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Topic: University of Massachusetts

NASA uses Pulsars to detect Gravitational Waves

 

Written by Elizabeth Landau
NASA’s Jet Propulsion Laboratory

NASA - National Aeronautics and Space AdministrationPasadena, CA – One of the most spectacular achievements in physics so far this century has been the observation of gravitational waves, ripples in space-time that result from masses accelerating in space.

So far, there have been five detections of gravitational waves, thanks to the Laser Interferometer Gravitational-Wave Observatory (LIGO) and, more recently, the European Virgo gravitational-wave detector. Using these facilities, scientists have been able to pin down the extremely subtle signals from relatively small black holes and, as of October, neutron stars.

This computer simulation shows the collision of two black holes, which produces gravitational waves. (SXS)

This computer simulation shows the collision of two black holes, which produces gravitational waves. (SXS)

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NASA prepares for future Satellite by studying Coral Reefs of Hawaii

 

Written by Alan Buis
NASA’s Jet Propulsion Laboratory

NASA - National Aeronautics and Space AdministrationPasadena, CA – NASA pulled off a scientific double play in Hawaii this winter, using the same instruments and aircraft to study both volcanoes and coral reefs. Besides helping scientists understand these two unique environments better, the data will be used to evaluate the possibility of preparing a potential future NASA satellite that would monitor ecosystem changes and natural hazards.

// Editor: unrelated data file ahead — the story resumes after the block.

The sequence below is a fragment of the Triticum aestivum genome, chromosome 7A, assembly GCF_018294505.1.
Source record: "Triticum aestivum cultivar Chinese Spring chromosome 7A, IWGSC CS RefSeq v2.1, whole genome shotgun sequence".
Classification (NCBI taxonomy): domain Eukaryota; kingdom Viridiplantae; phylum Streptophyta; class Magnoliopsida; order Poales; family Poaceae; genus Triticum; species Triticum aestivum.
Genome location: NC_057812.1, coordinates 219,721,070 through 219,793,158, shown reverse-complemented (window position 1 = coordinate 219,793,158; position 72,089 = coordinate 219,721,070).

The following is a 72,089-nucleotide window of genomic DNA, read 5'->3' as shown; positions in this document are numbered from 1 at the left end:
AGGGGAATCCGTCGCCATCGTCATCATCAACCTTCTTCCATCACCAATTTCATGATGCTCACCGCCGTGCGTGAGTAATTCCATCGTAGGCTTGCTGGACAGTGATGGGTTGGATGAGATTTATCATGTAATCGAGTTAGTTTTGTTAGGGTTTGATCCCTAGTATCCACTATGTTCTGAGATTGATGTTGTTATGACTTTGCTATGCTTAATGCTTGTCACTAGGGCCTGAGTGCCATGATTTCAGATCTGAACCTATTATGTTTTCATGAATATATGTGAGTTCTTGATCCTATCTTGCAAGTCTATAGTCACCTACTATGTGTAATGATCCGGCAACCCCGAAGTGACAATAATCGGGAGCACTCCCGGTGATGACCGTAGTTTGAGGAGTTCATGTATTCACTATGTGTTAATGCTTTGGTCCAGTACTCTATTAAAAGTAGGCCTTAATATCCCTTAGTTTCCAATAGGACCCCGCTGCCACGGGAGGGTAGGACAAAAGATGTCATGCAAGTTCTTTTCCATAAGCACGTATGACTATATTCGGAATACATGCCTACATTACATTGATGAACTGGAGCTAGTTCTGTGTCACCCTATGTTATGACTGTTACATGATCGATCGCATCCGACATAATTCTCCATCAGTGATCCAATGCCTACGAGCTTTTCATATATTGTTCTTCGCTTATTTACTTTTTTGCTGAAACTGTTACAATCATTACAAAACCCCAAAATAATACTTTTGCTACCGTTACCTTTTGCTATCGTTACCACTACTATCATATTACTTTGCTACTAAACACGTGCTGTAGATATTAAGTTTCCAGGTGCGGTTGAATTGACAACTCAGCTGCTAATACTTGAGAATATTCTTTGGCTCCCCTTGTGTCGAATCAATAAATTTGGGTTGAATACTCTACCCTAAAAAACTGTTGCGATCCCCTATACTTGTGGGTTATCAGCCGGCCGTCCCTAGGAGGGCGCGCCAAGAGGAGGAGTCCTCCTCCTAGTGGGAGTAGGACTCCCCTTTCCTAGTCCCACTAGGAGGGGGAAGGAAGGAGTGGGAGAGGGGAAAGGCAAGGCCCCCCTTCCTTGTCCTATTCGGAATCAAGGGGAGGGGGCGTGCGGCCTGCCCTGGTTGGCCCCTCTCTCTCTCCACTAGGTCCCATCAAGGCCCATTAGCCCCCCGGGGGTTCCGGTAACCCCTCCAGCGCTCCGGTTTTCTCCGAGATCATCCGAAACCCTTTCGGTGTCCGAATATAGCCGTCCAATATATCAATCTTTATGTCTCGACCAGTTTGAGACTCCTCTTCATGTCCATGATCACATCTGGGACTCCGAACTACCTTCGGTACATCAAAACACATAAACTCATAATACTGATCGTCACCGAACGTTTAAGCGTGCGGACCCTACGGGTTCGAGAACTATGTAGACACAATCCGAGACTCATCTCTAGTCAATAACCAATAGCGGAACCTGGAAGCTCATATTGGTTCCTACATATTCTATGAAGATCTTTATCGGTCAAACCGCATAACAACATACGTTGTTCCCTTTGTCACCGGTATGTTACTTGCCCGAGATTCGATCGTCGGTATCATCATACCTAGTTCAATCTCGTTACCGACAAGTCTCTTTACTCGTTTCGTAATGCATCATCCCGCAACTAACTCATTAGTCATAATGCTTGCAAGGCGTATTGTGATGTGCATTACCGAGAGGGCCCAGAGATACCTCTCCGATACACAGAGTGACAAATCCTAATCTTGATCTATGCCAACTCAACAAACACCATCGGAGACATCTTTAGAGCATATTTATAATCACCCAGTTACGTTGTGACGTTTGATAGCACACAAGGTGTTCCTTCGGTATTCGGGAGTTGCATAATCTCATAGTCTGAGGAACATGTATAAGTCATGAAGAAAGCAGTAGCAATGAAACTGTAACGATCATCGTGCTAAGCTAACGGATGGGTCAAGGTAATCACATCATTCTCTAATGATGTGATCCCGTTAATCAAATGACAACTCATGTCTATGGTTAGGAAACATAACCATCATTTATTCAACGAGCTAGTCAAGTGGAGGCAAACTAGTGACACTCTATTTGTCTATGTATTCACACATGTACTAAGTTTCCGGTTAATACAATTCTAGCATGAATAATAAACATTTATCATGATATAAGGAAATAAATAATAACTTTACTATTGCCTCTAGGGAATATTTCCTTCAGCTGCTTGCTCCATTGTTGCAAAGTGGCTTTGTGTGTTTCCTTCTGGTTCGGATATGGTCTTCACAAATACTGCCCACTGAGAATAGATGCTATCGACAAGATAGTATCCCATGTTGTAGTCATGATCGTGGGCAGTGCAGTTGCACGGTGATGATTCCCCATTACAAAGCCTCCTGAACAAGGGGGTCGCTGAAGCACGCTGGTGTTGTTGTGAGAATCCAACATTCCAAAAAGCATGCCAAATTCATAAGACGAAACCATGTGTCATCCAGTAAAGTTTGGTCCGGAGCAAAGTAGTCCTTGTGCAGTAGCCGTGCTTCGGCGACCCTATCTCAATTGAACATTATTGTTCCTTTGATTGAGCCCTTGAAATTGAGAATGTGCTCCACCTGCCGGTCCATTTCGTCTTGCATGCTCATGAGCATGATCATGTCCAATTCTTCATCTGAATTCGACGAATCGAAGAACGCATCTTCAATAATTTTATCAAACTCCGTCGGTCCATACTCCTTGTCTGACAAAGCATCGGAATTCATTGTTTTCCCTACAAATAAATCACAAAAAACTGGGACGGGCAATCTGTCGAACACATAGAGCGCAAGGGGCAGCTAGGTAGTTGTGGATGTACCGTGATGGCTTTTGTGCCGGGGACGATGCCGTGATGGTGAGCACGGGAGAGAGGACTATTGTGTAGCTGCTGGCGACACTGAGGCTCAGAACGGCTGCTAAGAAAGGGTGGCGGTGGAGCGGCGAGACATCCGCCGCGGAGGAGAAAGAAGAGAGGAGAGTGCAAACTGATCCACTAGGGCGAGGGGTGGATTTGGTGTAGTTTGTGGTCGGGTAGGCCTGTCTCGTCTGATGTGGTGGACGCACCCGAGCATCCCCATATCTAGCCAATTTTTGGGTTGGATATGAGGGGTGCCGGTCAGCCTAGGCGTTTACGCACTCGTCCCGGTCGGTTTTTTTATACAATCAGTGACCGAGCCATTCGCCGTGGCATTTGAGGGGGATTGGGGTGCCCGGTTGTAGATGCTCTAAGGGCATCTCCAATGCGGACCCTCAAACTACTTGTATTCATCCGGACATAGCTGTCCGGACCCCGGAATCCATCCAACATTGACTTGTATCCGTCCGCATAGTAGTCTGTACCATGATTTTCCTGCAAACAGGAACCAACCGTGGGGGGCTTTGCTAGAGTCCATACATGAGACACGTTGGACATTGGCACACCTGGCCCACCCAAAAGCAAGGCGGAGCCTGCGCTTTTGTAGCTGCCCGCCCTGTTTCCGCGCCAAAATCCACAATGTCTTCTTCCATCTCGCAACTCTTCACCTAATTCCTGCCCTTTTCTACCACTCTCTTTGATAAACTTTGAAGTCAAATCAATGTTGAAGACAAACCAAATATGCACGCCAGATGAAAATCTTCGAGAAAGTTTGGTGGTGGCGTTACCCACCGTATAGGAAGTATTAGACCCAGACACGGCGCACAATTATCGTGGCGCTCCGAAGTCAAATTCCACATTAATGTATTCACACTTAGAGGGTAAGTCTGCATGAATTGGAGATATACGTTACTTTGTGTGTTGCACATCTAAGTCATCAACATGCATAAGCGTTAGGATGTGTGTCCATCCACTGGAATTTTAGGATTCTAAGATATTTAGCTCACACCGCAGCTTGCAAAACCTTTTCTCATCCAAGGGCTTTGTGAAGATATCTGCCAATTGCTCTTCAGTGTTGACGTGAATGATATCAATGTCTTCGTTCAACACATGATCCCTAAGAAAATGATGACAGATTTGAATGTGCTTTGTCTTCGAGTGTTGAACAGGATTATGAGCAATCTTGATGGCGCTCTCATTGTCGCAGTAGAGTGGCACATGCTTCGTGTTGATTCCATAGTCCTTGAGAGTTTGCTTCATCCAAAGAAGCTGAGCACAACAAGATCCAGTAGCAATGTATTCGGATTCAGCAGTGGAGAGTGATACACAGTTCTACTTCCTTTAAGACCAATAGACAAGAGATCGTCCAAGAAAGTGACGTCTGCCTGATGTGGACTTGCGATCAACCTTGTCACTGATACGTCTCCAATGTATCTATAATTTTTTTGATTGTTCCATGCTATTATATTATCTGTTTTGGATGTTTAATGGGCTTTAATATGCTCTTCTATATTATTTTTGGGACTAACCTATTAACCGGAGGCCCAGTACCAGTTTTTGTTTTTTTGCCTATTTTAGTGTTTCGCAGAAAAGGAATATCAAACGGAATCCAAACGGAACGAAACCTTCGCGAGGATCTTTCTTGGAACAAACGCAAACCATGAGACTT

The advantages of studying active volcanoes from the air rather than the ground are obvious. Coral reefs may not offer the same risks in a close encounter that volcanoes do, but there’s another good reason to study them by remote sensing: they’re dotted across thousands of square miles of the globe.

NASA coral reef studies in Hawaii this winter will help scientists understand this unique environment. (NOAA)

NASA coral reef studies in Hawaii this winter will help scientists understand this unique environment. (NOAA)

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APSU to hold special lecture featuring adventure artist Steve Snell, February 16th

 

Austin Peay State University - APSUClarksville, TN – The Austin Peay State University Department of Art and Design, with support from the APSU Center of Excellence for the Creative Arts, will welcome Steve Snell, adventure artist, to campus for a visiting artist lecture at 7:00pm, Thursday, February 16th, in room 307 of the Morgan University Center.

With support from the Center of Excellence for the Creative Arts, all Art and Design events are free and open to the public.

APSU welcomes Steve Snell for special lecture Thursday, February 16th.

APSU welcomes Steve Snell for special lecture Thursday, February 16th.

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Tennessee Titans face Detroit Lions at Ford Field Sunday

 

Tennessee Titans (0-1) at Detroit Lions (1-0)

Sunday, September 18th, 2016 | 1:00pm EDT/Noon CDT
Detroit, MI | Ford Field | TV: CBS

Tennessee TitansNashville, TN – The Tennessee Titans (0-1) play their first road game of the regular season this week, traveling to take on the Detroit Lions (1-0). Kickoff at Ford Field (capacity 64,500) is scheduled for 1:00pm EDT/noon CDT on Sunday, September 18th.

This week’s game will be televised regionally on CBS, including Nashville affiliate WTVF NewsChannel 5. Play-by-play announcer Andrew Catalon will call the action alongside analysts Steve Tasker and Steve Beuerlein.

Tennessee Titans running back DeMarco Murray (29) leaps over Minnesota Vikings cornerback Terence Newman (23) for a touchdown during the first half at Nissan Stadium. (Christopher Hanewinckel-USA TODAY Sports)